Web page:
Occupational Asthma Reference

Lemiere C, Gautrin D, Trudeau C, Ghezzo H, Desjardins A, Cartier A, Malo JL, Fever and leucocytosis accompanying asthmatic reactions due to occupational agents: frequency and associated factors, Eur Respir J, 1996;9:517-523,

Keywords: Canada, fever, prevalence, oa, neutrophil, late reaction

Known Authors

André Cartier, Hôpital de Sacré Coeur, Montreal, Quebec, Canada André Cartier

Jean-Luc Malo, Hôpital de Sacré Coeur, Montreal, Quebec, Canada Jean-Luc Malo

Denise Gautrin, Hôpital de Sacré Coeur, Montreal, Quebec, Canada Denise Gautrin

Catherine Lemière, Hôpital de Sacré Coeur, Montreal, Quebec, Canada Catherine Lemière

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Abstract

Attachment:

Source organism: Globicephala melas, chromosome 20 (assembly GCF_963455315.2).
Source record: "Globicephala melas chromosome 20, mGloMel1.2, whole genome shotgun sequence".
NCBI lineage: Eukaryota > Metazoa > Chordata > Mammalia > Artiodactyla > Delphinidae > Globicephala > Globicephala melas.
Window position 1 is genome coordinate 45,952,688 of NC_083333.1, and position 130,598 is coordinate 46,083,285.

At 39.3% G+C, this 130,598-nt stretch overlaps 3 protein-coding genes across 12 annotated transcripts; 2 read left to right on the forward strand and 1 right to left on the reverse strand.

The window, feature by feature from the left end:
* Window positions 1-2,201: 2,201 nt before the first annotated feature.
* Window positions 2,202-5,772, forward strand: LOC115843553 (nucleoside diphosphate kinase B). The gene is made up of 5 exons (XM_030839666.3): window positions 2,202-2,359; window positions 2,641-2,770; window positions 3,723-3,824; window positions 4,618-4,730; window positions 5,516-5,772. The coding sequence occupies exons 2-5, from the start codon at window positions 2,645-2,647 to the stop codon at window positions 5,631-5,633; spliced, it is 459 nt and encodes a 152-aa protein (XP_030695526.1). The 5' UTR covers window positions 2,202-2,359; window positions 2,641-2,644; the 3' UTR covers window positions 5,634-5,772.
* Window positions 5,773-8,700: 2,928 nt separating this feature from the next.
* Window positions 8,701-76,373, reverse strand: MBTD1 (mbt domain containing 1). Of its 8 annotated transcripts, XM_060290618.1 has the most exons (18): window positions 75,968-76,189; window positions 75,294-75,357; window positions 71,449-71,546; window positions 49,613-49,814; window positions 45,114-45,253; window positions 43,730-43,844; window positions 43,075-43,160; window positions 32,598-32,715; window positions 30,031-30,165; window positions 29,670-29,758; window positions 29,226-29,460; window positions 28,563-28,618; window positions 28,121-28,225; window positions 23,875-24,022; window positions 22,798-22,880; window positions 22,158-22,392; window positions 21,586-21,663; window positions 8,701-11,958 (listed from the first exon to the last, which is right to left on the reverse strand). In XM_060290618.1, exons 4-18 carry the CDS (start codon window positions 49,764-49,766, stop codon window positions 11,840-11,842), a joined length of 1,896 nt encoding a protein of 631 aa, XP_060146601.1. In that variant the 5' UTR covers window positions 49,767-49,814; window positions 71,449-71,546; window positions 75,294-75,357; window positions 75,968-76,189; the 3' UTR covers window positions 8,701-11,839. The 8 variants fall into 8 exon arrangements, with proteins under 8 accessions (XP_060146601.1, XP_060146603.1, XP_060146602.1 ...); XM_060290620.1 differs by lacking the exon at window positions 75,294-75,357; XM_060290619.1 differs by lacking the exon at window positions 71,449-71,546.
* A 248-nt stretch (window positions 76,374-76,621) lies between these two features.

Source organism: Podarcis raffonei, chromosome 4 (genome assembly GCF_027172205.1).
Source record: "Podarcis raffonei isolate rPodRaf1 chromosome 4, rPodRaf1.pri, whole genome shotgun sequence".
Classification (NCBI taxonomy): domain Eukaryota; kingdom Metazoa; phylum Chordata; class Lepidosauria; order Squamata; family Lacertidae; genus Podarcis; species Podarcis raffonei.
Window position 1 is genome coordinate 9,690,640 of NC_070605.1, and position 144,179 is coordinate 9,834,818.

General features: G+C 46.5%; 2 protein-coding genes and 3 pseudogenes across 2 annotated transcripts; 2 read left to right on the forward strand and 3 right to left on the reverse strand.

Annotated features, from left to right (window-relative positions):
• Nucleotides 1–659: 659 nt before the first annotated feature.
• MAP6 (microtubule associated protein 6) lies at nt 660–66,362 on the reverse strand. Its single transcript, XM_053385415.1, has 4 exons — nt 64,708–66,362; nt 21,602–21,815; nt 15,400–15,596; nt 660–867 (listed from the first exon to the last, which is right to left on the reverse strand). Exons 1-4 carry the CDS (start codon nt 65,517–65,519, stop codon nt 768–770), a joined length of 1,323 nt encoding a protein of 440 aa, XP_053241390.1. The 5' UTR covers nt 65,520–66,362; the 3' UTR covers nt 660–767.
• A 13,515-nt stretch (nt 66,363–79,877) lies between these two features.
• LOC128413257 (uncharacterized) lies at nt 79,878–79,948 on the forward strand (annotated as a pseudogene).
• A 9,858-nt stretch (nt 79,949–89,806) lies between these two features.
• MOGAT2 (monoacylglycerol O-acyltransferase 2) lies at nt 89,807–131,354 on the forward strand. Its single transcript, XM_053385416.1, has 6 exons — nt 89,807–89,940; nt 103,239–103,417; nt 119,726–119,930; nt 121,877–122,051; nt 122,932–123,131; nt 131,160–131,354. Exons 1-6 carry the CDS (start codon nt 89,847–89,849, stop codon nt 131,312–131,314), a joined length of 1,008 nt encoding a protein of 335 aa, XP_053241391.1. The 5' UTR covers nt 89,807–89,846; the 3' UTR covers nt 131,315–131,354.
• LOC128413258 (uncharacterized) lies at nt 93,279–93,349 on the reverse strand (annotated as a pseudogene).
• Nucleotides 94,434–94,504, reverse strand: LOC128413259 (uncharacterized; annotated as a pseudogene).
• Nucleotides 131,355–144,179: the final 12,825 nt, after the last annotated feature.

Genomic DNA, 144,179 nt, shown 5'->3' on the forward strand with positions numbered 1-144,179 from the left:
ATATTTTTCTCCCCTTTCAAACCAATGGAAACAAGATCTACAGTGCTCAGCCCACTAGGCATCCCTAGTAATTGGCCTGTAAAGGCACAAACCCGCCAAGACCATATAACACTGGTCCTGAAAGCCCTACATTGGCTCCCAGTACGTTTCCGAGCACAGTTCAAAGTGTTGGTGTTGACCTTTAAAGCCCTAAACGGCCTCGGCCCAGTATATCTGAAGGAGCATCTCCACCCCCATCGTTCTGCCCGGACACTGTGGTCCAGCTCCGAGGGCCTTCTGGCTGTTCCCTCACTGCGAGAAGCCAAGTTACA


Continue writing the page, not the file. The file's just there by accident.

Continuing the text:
Fever is sometimes associated with asthmatic reactions following specific inhalation challenges with occupational agents. Our aims were to estimate the prevalence of fever in subjects with occupational asthma confirmed by specific inhalation challenge and to examine the characteristics and clinical correlates of subjects who develop fever on specific inhalation challenge. We performed a retrospective analysis of 317 subjects who had positive specific inhalation challenge to occupational agents and a comparison of subjects who developed fever after specific inhalation challenge with a random sample of those who did not. Fifteen subjects (5%) developed fever associated with positive specific inhalation challenge. They were compared with a random sample of 60 subjects who did not develop fever. The fever group: 1) showed a larger increase in absolute number of blood neutrophils, and a larger decrease both of blood lymphocytes and forced vital capacity after specific inhalation challenge; 2) included fewer atopics; 3) had been exposed more frequently to low rather than high molecular compounds; and 4) always experienced a late reaction and had more atypical reactions. We conclude that after positive specific inhalation challenge; fever occurs infrequently, and is associated with an increase in blood neutrophils and a decrease in blood lymphocytes and forced vital capacity. Such reactions seem more likely to occur in nonatopic subjects exposed to low molecular weight agents

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